Motivating Characters Revisited

Like people characters need motivations, if a character has no motivation then they appear flat and unrealistic. We also have to remember that a character’s motivation might not be the one they are presenting to the world. A reoccurring one in literature is the person apparently motivated by love but secretly motivated by money or … Continue reading Motivating Characters Revisited


Building a Backstory Revisited

As we’ve discussed before there are a lot of people out there who will tell you that you have to know everything about a character before you begin, especially their backstory. This isn’t true, for some people working out the characters in-depth first works very well but not for all writers. As I keep saying … Continue reading Building a Backstory Revisited

Individualising the Individual Revisited

We discussed what a setting can say about a character and what their physical appearance can tell us about them but what else can we use to tell us about characters? There may be things about their sense of style or objects they have with them that can tell readers a little about their personality … Continue reading Individualising the Individual Revisited

Active, Not Reactive Revisited

Characters are actors in our stories and must be active, this doesn’t mean they can’t react to situations but this can’t be all they do. If characters only react they become passive and the story loses forward momentum. Consider stories such as Lord of the Rings, where the characters are reacting to the threat of … Continue reading Active, Not Reactive Revisited

Clarifying Character Revisited

This week we're looking at what we mean by active characters, how you don't need a complete backstory to begin, and we consider character arcs. Monday - Active, Not Reactive, Characters need to cause action, not simply react to it. Tuesday - Individualising The Individual, Everything about a character says something. Wednesday - Building a … Continue reading Clarifying Character Revisited

In The Wind

Lot discovers a box of secrets. Read the first part of today's double bill here. London – 1844 Tessa wasn’t in her room at the brothel. I hadn’t expected her to be. I dug around through her wardrobe and drawers tipping clothes on the floor, rummaging through boxes of trinkets; faded tickets, flyers, bits of … Continue reading In The Wind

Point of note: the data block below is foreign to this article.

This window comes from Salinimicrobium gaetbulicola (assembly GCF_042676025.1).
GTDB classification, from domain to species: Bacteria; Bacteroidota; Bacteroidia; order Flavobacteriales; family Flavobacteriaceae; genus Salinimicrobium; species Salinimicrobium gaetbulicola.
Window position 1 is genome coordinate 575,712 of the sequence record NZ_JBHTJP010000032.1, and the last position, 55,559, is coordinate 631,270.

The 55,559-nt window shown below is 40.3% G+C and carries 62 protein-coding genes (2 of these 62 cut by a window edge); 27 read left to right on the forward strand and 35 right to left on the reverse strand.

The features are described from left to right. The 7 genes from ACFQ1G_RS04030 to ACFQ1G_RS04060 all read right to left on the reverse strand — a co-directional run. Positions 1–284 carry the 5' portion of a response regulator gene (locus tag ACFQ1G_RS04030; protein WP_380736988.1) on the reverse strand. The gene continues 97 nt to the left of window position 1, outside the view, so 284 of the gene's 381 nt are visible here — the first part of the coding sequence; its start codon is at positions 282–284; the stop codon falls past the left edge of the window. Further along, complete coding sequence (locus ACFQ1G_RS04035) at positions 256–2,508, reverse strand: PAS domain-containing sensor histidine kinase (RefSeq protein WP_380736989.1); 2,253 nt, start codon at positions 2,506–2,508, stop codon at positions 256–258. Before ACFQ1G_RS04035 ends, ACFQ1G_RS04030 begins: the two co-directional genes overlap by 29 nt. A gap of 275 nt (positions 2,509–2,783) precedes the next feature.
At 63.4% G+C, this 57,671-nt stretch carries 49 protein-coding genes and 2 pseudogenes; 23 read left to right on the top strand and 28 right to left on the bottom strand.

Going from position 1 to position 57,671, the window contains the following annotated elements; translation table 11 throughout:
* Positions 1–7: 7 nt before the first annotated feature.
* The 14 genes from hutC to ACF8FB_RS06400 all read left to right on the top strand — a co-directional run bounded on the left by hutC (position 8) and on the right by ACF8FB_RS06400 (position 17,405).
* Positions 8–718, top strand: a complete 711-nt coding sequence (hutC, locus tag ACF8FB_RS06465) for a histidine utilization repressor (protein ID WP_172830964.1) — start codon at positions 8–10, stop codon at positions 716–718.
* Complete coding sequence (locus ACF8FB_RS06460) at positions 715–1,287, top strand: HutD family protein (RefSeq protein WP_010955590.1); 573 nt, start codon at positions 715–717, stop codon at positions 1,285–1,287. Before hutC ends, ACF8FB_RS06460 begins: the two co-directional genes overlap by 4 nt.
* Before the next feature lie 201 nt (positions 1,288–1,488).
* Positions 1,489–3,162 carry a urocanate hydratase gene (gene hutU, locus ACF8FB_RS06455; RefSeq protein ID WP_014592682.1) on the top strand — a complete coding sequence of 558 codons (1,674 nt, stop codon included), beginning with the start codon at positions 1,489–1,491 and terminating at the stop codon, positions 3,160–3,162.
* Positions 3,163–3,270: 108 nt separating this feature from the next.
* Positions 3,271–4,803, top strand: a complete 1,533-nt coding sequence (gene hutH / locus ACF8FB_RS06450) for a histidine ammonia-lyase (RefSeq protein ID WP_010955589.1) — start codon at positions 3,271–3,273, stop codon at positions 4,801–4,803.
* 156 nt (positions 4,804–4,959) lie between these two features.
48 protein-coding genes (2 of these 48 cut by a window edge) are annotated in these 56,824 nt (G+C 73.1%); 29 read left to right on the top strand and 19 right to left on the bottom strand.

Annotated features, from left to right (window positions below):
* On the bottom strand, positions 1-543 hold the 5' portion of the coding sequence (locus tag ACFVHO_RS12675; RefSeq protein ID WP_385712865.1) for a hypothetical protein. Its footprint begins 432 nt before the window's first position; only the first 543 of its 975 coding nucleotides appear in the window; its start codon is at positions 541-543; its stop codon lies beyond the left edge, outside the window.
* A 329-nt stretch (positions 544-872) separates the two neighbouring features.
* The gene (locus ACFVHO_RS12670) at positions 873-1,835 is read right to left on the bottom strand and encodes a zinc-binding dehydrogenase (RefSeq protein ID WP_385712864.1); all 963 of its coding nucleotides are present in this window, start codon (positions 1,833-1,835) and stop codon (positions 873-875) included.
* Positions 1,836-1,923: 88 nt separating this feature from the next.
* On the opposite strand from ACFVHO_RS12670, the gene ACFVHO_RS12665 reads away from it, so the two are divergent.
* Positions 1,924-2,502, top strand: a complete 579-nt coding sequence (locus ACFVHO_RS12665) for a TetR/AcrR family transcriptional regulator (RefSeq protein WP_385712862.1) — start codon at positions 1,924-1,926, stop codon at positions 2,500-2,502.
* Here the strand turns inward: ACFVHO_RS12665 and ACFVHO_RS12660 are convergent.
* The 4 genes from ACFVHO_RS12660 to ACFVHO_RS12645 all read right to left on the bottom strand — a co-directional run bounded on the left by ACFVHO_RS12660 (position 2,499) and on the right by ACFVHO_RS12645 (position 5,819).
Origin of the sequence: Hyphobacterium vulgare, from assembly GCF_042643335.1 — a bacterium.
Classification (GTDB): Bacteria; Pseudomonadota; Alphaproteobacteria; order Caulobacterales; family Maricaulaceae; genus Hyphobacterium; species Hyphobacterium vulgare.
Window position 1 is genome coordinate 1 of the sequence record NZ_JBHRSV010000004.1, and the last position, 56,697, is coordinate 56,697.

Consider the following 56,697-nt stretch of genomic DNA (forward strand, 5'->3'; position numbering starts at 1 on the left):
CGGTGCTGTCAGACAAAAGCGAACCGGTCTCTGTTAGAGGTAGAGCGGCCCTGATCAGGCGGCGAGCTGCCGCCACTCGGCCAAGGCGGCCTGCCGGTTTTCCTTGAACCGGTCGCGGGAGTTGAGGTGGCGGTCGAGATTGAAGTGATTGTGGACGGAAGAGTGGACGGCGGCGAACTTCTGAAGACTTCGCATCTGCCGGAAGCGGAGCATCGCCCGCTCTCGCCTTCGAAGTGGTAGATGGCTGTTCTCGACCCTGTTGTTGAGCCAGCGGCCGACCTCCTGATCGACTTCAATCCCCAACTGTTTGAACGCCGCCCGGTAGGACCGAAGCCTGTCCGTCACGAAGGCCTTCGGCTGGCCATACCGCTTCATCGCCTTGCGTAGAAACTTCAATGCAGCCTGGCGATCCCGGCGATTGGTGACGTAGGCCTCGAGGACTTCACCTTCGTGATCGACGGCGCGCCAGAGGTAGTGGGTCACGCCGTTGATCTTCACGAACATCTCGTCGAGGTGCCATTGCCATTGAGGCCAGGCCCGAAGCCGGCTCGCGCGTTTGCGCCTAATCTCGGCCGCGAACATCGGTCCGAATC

Puzzle Pieces

A meeting with Freyja makes things clearer for Lot. London – 1844 ‘Still watching the ducks?’ I said and sat down beside Freyja on the bank of The Serpentine. ‘How else would you find me to say thank you?’ she asked. ‘What would I want to thank you for?’ ‘I got rid of your little … Continue reading Puzzle Pieces

Mentioning Memory Revisited

The internal monologue can also be used to fill in backstory and introduce memories. I list the separately because we can fill in backstory without showing memories or we can show memories to fill in backstory. When I say ‘show memories’ I refer to flashbacks rather than simply telling the reader about the memory. For … Continue reading Mentioning Memory Revisited

Gap Between Thought and Truth Revisited

As we’ve already mentioned when we’re using internal monologue we don’t have to be entirely truthful, this can be the gap between truth and interpretation, a selective truth or even an outright lie. Internal monologue may be assumed to be the truth on the basis that it is the character’s thoughts, but if internal monologue … Continue reading Gap Between Thought and Truth Revisited

How’d You Like The Wallpaper? Revisited

As we mentioned before internal monologue can relate to the character’s surroundings, it can prompt opinion, memory and sensory experience. Alternatively we can use internal monologue to prompt description of the surroundings. Writers have told me that they struggle with describing settings that are familiar to the character even before the story starts because they … Continue reading How’d You Like The Wallpaper? Revisited